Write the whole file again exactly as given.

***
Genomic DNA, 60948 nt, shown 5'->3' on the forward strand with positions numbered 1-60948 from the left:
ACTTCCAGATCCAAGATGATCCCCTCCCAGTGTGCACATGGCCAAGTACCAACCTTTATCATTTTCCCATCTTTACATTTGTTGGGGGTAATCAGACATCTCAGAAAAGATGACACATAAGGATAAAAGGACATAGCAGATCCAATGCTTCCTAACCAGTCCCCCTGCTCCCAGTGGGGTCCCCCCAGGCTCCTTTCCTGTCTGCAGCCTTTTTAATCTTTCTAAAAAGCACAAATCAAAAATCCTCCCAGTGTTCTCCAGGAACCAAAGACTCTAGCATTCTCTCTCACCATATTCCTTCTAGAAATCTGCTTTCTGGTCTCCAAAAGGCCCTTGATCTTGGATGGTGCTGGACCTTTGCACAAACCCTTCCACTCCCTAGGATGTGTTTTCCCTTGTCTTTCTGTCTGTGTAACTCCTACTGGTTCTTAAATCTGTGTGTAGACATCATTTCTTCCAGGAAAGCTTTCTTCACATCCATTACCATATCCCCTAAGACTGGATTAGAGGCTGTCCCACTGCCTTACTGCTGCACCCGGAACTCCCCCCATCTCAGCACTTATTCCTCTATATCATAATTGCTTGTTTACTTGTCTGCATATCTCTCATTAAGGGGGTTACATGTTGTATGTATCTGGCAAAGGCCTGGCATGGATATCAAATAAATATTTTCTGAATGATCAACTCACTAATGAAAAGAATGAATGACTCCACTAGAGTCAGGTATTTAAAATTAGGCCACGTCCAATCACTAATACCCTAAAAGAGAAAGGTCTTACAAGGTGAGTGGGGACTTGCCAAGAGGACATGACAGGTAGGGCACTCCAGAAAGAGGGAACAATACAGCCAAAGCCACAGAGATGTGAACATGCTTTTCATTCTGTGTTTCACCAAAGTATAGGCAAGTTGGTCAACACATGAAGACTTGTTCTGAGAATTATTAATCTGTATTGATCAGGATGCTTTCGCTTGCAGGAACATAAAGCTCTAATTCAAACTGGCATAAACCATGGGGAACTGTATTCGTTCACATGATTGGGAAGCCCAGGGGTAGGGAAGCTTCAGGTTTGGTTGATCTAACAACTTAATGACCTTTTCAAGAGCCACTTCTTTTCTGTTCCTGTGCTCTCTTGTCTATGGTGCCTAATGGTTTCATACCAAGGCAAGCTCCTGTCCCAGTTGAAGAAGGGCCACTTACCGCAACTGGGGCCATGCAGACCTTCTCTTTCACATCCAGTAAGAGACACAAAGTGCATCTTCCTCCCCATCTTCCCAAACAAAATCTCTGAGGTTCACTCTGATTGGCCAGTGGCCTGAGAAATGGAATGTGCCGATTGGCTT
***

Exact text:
Genomic DNA, 60948 nt, shown 5'->3' on the forward strand with positions numbered 1-60948 from the left:
ACTTCCAGATCCAAGATGATCCCCTCCCAGTGTGCACATGGCCAAGTACCAACCTTTATCATTTTCCCATCTTTACATTTGTTGGGGGTAATCAGACATCTCAGAAAAGATGACACATAAGGATAAAAGGACATAGCAGATCCAATGCTTCCTAACCAGTCCCCCTGCTCCCAGTGGGGTCCCCCCAGGCTCCTTTCCTGTCTGCAGCCTTTTTAATCTTTCTAAAAAGCACAAATCAAAAATCCTCCCAGTGTTCTCCAGGAACCAAAGACTCTAGCATTCTCTCTCACCATATTCCTTCTAGAAATCTGCTTTCTGGTCTCCAAAAGGCCCTTGATCTTGGATGGTGCTGGACCTTTGCACAAACCCTTCCACTCCCTAGGATGTGTTTTCCCTTGTCTTTCTGTCTGTGTAACTCCTACTGGTTCTTAAATCTGTGTGTAGACATCATTTCTTCCAGGAAAGCTTTCTTCACATCCATTACCATATCCCCTAAGACTGGATTAGAGGCTGTCCCACTGCCTTACTGCTGCACCCGGAACTCCCCCCATCTCAGCACTTATTCCTCTATATCATAATTGCTTGTTTACTTGTCTGCATATCTCTCATTAAGGGGGTTACATGTTGTATGTATCTGGCAAAGGCCTGGCATGGATATCAAATAAATATTTTCTGAATGATCAACTCACTAATGAAAAGAATGAATGACTCCACTAGAGTCAGGTATTTAAAATTAGGCCACGTCCAATCACTAATACCCTAAAAGAGAAAGGTCTTACAAGGTGAGTGGGGACTTGCCAAGAGGACATGACAGGTAGGGCACTCCAGAAAGAGGGAACAATACAGCCAAAGCCACAGAGATGTGAACATGCTTTTCATTCTGTGTTTCACCAAAGTATAGGCAAGTTGGTCAACACATGAAGACTTGTTCTGAGAATTATTAATCTGTATTGATCAGGATGCTTTCGCTTGCAGGAACATAAAGCTCTAATTCAAACTGGCATAAACCATGGGGAACTGTATTCGTTCACATGATTGGGAAGCCCAGGGGTAGGGAAGCTTCAGGTTTGGTTGATCTAACAACTTAATGACCTTTTCAAGAGCCACTTCTTTTCTGTTCCTGTGCTCTCTTGTCTATGGTGCCTAATGGTTTCATACCAAGGCAAGCTCCTGTCCCAGTTGAAGAAGGGCCACTTACCGCAACTGGGGCCATGCAGACCTTCTCTTTCACATCCAGTAAGAGACACAAAGTGCATCTTCCTCCCCATCTTCCCAAACAAAATCTCTGAGGTTCACTCTGATTGGCCAGTGGCCTGAGAAATGGAATGTGCCGATTGGCTT